However Kabalah is at best a commentary on the Oral and Written Law. It is not meant to take the place of Talmud learning and it was never intended to do so.  And at this point it is important to justify the Oral Law.
What is is and why is it necessary?

When we come to look at the Written Law/the Old Testament we find the first issue that confronts us is that of interpretation.. How do you resolve things that look like contradictions? Or how do you solve the problem that sometimes a verse says things that could have been said with less words. What are the extra words for? When we assume that this document is divinely inspired we have to know that there is a good reason for every word. This is the place of the Oral Torah. That is to resolve these issues. The Talmud does not claim to be Divine. It only claims to be a rigorous examination of the verse of the Torah and the highly human attempt to get one coherent doctrine out of it. It assumes that it is not open to individual interpretation. It is meant to be a book of Laws for the Jewish people. and no law book is open to individual interpretation.
How would it look in a court of Law if the defendant could say to the judge Your honor I am afraid you interpretation of this law about murder is incorrect. In fact it does not mean what you say at all. It only means not to murder unless you are angry and can't help yourself.
Also I think it is important to make a difference between the idea of a tzadik and the idea of the written and Oral Law.

 The tzadik/saint is not supposed to be a replacement for the Torah. However we also know that it is common in Breslov to conceive the Tzadik/saint as being the central issue.


Idolatry seems to have two different parts.One is accepting a different god other that the God of Israel as ones god. The other is actual service towards anything under God. That is the set of everything or anything under God. [That is how the Rambam out it in his commentary to the Mishna.]

Why I say this is because   that accepting any other god as ones god besides the God of Israel is idolatry.But Abyee in Tractate Sanhedrin page 61b that serving an idol from love or fear is also liable--So we see at least to Abyee that one does not need to accept this other god as ones god in order to be liable. Service alone is enough.

[For general information I should mention that "serve" in this context means that you have an idol or a statue of some physical object someplace and one either serves it according to its generally accepted way (like throwing stones at it --if that is its service) --or sacrificing an animal, or pouring  wine, or offering incense, or bowing.] These last four are learned from verses in the Book of Deuteronomy e.g. "Least he will go and sacrifice"]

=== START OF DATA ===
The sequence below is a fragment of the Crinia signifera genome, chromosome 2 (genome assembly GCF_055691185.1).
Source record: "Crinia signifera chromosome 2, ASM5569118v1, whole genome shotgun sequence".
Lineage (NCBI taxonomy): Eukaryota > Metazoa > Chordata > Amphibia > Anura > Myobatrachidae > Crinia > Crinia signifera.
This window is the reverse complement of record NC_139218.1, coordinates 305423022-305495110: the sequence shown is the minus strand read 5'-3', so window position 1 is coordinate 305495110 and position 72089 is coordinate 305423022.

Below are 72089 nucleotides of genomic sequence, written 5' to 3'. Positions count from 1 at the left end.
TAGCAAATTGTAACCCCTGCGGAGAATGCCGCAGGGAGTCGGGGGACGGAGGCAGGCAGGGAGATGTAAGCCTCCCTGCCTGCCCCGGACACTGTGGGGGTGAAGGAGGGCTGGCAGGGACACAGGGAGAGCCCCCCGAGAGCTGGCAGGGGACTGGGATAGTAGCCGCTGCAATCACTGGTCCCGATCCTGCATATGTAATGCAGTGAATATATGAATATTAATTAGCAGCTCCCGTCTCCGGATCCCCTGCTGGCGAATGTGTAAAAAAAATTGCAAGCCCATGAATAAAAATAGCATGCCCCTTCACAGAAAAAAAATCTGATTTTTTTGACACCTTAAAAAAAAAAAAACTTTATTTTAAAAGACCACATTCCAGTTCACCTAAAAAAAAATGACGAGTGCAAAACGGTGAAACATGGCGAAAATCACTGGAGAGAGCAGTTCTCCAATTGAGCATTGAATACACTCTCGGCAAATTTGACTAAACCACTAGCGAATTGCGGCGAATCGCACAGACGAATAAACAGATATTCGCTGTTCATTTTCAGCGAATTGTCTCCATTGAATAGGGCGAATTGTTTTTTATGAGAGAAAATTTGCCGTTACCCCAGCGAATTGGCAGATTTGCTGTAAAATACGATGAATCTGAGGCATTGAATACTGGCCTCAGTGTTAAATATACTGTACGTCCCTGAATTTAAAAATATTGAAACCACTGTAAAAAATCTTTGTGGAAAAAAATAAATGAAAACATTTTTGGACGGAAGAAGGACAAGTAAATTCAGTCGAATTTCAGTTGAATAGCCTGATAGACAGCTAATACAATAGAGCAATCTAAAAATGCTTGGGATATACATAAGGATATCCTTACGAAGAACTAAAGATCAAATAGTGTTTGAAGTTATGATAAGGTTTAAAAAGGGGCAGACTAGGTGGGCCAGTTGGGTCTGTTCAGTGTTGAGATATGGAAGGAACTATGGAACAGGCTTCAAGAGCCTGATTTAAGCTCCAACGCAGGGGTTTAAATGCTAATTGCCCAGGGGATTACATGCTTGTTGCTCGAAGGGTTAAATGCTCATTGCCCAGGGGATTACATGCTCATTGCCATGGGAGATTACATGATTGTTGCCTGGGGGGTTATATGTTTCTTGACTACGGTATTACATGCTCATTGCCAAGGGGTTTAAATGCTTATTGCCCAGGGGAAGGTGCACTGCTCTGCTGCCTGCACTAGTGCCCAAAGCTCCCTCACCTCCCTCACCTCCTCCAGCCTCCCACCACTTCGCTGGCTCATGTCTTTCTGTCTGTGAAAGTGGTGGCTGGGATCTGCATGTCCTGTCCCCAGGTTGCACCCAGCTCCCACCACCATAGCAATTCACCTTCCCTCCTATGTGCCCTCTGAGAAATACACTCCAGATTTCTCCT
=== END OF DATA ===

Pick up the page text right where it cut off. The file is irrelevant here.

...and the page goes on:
Abyee brings a proof from a braita- -(a teaching from the period of the Tenaim but was not part of the Mishna).
In short, we see from the Braita is that there is such thing as serving idols accidentally. I can't go into the details right now and they don't matter for what Abyee needs the braita for.
Abyee goes through the different possibilities what this "accidentally serving idols" might mean. After he has gone through all the logical possibilities and nothing works, he decides that it must means from love or fear.

What I wanted to get to in this essay is this one simple point--apparently idolatry needs some level of knowledge that you don't usually need in normal prohibitions-- even to Abyee.The reason I say this is lets looks at what Abyee actually says.

He asks, if he bows down to a house of idols but thinks it is a synagogue, then he has not done anything wrong--his heart is towards Heaven . If he knows it is a house of idols, then he is liable. If it is the statue of  king then if he accepts it as his god, he is liable, and if not then he has not done anything wrong.

What I wanted to point out, is that why can't Abyee take the usual case of "accident"--one has two pieces of fat in front of him. One is forbidden fat, and the other allowed fat; and he eats one and finds out later it was forbidden. So why can't we say "accidentally" there is a synagogue and a  Buddhist temple and he walks in and prays the afternoon prayer and he found out it was a Buddhist temple.

Clearly we see that this would not be liable to either Abyee or Rava. Why Not? Because clearly idolatry needs a higher degree of knowledge that normal prohibitions just like Shabat.

I just wanted to mention here why this is important. Most people do not have an idea of what idolatry is. So they take hybrids are being prime examples. This does not serve in the cause of intellectual clarity. For example take Hinduism. If you take the Bahavagad Gita it looks like worship of  a god who seems much like the First Cause, the God of Israel. But if you take a look at normal worship in India it seems to be clearly idolatry. It is not good to take a hybrid and use it as a prime example because that just confuses things. This is why we need to go to the Gemara directly to understand in it essence what exactly does the prohibition of idolatry include and what does it exclude.